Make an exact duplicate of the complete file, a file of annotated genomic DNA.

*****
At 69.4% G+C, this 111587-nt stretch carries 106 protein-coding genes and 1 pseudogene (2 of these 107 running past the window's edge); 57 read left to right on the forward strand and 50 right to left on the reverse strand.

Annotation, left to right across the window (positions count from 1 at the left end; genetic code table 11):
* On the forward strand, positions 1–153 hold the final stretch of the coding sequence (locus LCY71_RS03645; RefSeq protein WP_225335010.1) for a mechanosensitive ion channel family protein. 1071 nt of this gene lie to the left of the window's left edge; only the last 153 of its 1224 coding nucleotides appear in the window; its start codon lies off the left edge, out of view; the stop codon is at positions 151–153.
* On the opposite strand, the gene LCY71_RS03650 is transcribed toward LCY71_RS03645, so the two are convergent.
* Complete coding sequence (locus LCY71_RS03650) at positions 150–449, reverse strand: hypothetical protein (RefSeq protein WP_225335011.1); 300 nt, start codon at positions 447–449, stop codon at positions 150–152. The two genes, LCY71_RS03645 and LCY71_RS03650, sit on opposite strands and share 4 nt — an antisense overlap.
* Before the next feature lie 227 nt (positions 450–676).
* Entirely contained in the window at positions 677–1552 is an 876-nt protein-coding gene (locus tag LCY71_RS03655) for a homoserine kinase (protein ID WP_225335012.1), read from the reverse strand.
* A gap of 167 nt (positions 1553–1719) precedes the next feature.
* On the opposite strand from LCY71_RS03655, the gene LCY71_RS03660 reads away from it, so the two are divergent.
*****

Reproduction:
At 69.4% G+C, this 111587-nt stretch carries 106 protein-coding genes and 1 pseudogene (2 of these 107 running past the window's edge); 57 read left to right on the forward strand and 50 right to left on the reverse strand.

Annotation, left to right across the window (positions count from 1 at the left end; genetic code table 11):
* On the forward strand, positions 1–153 hold the final stretch of the coding sequence (locus LCY71_RS03645; RefSeq protein WP_225335010.1) for a mechanosensitive ion channel family protein. 1071 nt of this gene lie to the left of the window's left edge; only the last 153 of its 1224 coding nucleotides appear in the window; its start codon lies off the left edge, out of view; the stop codon is at positions 151–153.
* On the opposite strand, the gene LCY71_RS03650 is transcribed toward LCY71_RS03645, so the two are convergent.
* Complete coding sequence (locus LCY71_RS03650) at positions 150–449, reverse strand: hypothetical protein (RefSeq protein WP_225335011.1); 300 nt, start codon at positions 447–449, stop codon at positions 150–152. The two genes, LCY71_RS03645 and LCY71_RS03650, sit on opposite strands and share 4 nt — an antisense overlap.
* Before the next feature lie 227 nt (positions 450–676).
* Entirely contained in the window at positions 677–1552 is an 876-nt protein-coding gene (locus tag LCY71_RS03655) for a homoserine kinase (protein ID WP_225335012.1), read from the reverse strand.
* A gap of 167 nt (positions 1553–1719) precedes the next feature.
* On the opposite strand from LCY71_RS03655, the gene LCY71_RS03660 reads away from it, so the two are divergent.